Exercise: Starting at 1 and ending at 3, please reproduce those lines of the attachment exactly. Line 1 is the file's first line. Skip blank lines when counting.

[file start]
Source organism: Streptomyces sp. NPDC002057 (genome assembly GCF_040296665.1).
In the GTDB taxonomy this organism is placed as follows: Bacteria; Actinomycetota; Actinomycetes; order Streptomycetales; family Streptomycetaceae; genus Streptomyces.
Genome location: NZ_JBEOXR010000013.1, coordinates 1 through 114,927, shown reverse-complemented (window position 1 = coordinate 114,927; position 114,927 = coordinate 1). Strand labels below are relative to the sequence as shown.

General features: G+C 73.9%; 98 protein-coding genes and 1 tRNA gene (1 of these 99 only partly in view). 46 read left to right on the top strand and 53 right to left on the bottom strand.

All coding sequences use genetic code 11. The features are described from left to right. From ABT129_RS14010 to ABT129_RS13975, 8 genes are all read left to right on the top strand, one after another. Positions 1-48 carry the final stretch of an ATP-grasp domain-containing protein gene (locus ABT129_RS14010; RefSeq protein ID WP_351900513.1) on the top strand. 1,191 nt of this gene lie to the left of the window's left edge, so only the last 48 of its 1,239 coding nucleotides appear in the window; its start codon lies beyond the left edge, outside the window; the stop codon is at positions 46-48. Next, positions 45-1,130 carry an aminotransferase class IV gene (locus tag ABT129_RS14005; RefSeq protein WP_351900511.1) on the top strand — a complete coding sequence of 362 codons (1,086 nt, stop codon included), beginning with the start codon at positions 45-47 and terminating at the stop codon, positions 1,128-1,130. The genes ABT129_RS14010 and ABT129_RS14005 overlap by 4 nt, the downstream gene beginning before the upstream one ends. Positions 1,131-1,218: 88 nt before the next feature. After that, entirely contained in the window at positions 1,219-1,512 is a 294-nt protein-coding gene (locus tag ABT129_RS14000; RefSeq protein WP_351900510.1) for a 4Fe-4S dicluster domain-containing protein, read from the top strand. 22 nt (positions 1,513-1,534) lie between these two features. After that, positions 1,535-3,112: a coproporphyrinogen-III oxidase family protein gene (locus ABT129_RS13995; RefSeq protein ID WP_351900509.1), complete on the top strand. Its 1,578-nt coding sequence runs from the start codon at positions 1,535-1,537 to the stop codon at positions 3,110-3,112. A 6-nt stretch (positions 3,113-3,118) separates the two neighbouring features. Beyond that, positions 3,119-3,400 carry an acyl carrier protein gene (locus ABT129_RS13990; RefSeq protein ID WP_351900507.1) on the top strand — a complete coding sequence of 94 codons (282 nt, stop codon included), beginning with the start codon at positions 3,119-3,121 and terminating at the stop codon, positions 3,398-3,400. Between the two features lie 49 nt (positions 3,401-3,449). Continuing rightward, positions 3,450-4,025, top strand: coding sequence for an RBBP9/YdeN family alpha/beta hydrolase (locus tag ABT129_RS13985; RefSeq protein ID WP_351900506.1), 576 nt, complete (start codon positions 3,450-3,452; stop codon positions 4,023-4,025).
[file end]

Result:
Source organism: Streptomyces sp. NPDC002057 (genome assembly GCF_040296665.1).
In the GTDB taxonomy this organism is placed as follows: Bacteria; Actinomycetota; Actinomycetes; order Streptomycetales; family Streptomycetaceae; genus Streptomyces.
Genome location: NZ_JBEOXR010000013.1, coordinates 1 through 114,927, shown reverse-complemented (window position 1 = coordinate 114,927; position 114,927 = coordinate 1). Strand labels below are relative to the sequence as shown.